Lawmakers demand ‘mothball fleet’ briefing

Rep. George Miller, D-Martinez; Rep. Ellen Tauscher, D-Alamo; U.S. Sen. Barbara Boxer, D-Calif.; and U.S. Sen. Dianne Feinstein, D-Calif., are pressing the Bush Administration for a plan to make sure the “mothball fleet” that’s rusting out there in Suisun Bay isn’t releasing toxic materials into the water.


In a letter sent today to the federal Maritime Administration — which maintains the Suisun Bay Reserve Fleet and is responsible for its cleanup — the lawmakers asked for a briefing on the current state of the long-mothballed navy fleet and for an update on specific steps the Administration is taking. Our brethren at the Contra Costa Times revealed last Sunday that the administration received a report in February on possible environmental damage, but it’s unclear whether anything is being done about it.

“The beauty and the utility of the bay are two of our region’s greatest resources,” Tauscher said. “Because of this we need to be vigilant and take every step toward protecting it from present and future environmental hazards. The fact that the have been sitting on this report for months is infuriating. Bay Area citizens have the right to know the environmental impact of the mothball fleet which is why we are putting pressure on the Bush administration to let us know what, if any, plans they have to protect our Bay.”

Said Miller: “We recognize that this is a complicated situation but inaction is not a solution. We intend to keep the pressure on the administration to develop a plan that protects the environment and allows for these ships to be disposed of properly.”

Josh Richman

Josh Richman covers state and national politics for the Bay Area News Group. A New York City native, he earned a bachelor’s degree in journalism from the University of Missouri and reported for the Express-Times of Easton, Pa. for five years before coming to the Oakland Tribune and ANG Newspapers in 1997. He is a frequent guest on KQED Channel 9’s “This Week in Northern California;” a proud father; an Eagle Scout; a somewhat skilled player of low-stakes poker; a rather good cook; a firm believer in the use of semicolons; and an unabashed political junkie who will never, EVER seek elected office.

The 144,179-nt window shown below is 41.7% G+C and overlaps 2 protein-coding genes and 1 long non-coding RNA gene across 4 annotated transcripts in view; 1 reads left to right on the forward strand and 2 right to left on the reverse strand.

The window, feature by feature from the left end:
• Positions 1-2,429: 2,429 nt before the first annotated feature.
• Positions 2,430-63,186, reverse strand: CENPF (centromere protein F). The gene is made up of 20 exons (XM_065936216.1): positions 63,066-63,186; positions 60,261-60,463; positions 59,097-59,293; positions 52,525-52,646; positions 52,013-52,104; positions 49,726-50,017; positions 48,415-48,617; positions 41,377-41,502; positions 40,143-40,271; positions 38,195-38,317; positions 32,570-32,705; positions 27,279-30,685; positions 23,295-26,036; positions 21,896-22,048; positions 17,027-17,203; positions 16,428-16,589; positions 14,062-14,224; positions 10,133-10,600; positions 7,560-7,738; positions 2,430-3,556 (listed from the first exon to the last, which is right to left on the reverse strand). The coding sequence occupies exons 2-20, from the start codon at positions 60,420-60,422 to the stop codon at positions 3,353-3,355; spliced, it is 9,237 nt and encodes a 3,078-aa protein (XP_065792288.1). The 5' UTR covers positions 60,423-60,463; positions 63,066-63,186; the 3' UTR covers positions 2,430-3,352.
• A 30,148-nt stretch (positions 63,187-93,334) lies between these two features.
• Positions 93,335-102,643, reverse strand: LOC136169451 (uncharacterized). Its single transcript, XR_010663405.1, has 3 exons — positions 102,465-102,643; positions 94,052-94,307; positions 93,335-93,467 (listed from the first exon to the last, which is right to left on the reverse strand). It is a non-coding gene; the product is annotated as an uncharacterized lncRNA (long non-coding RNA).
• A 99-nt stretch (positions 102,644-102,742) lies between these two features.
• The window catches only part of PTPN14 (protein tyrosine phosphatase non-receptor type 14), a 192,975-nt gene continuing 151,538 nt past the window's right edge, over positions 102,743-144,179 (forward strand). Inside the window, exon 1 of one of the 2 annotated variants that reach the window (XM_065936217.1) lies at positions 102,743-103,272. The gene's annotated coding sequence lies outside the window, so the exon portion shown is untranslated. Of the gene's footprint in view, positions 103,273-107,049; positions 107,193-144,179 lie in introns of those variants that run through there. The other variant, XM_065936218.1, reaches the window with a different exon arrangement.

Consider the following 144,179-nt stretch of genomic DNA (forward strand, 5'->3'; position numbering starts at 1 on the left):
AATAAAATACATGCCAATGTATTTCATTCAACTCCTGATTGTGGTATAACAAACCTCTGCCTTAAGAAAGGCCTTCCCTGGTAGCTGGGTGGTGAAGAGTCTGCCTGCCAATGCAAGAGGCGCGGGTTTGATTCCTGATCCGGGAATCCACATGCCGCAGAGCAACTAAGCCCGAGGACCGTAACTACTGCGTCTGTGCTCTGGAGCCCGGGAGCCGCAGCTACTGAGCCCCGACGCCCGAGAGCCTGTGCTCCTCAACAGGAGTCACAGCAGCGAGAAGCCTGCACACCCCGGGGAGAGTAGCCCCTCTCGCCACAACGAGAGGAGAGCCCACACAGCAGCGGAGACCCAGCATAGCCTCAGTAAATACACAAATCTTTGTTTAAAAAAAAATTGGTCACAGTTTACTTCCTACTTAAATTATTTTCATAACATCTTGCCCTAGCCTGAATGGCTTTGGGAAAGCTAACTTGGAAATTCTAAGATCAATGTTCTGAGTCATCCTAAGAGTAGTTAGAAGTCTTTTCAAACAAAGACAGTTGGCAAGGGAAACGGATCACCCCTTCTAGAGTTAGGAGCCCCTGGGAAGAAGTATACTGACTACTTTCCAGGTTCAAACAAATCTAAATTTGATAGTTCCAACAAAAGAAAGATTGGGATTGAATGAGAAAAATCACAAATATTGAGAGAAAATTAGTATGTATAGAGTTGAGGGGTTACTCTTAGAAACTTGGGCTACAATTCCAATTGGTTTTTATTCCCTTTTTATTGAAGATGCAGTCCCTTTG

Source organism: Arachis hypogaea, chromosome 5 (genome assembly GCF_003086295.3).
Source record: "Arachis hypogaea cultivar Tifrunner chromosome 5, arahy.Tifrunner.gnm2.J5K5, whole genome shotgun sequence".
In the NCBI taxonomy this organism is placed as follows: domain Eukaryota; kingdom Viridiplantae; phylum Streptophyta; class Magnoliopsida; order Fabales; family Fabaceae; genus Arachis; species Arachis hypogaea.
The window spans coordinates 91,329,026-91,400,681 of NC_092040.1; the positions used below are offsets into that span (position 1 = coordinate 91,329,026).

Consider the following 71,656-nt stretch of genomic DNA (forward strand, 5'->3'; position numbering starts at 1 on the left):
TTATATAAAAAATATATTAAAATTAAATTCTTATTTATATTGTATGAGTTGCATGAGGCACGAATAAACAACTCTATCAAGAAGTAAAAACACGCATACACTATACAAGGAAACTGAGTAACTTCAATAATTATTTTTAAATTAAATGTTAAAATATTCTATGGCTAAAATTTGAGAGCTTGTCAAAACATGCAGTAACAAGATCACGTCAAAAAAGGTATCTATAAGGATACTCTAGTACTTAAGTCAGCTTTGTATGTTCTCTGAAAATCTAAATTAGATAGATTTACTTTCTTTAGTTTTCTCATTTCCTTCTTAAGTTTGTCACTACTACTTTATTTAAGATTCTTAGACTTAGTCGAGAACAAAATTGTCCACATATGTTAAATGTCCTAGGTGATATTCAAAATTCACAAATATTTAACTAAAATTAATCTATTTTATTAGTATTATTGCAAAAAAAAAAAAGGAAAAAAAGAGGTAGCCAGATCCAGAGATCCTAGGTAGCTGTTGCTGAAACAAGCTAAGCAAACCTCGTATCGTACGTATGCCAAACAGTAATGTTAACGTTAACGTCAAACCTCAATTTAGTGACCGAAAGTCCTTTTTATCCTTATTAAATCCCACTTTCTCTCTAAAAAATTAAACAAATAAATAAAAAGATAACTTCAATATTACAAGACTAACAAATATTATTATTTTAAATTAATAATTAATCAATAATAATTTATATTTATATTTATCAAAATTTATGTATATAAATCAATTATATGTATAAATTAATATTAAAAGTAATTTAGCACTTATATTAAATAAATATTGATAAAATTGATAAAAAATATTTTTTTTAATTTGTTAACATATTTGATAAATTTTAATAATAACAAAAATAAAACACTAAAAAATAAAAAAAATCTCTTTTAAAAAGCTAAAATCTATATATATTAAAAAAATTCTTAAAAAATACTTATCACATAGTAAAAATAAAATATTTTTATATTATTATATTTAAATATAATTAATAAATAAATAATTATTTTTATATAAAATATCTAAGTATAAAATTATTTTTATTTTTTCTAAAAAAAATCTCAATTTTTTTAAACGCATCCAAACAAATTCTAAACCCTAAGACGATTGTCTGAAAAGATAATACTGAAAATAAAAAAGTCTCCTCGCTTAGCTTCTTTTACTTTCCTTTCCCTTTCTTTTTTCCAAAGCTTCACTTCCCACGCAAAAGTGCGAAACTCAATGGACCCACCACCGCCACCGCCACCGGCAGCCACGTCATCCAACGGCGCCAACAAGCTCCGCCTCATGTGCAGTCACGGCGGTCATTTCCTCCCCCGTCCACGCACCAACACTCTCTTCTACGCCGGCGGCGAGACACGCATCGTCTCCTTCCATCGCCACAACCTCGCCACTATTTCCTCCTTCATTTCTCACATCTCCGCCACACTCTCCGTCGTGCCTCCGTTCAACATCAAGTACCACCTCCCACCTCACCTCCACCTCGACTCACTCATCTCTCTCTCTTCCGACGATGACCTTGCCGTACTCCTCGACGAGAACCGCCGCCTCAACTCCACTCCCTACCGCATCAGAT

• This is a billion dollars problem for sure. The lack of dredging has resulted in the ships sitting on the mud. The political instincts will avoid this issue until a ship sinks and pollutes the bay. This political will only acts in the short term fix resulting from public outcry after the problem has grown long legs for many years to come!

  • PAPA

    Why don’t they turn some of these ships into “Prison” ships? Let me explain…Take the young non-violent offenders and train them to repair and maintain these ships. Teach them a trade they can use once they are through serving their time. There are many many possibilities with this concept. Just a thought.

  • Sean

    Ok,I don’t exactly agree that the ships should be “Disposed of”.

    The navy keeps old ships because it’s much much cheaper to modernize an old ship for a new mission than it is to build a brand new ship for one specific purpose. That’s why alot of surface Warfare ships have multiple mission types.

    As for an environmental concern, Ships come in and out of the bay every minute of the day. i wouldn’t worry too much about these. Undoubtedly they will be used again.

    Perhaps the lawmakers should ask the ships to be donated to charities. I’ve heard of organizations sinking ships so they may be turned into artifical reefs.

    Papa’s Idea was good. alot of those guys could have a future in the Merchant Marines if they had that kind of experience.

    Granted, dredging will be costly, but putting these ships to good use is A fine Idea. I don’t live in the area, so If something happens, would someone be kind enough to give me a heads up?

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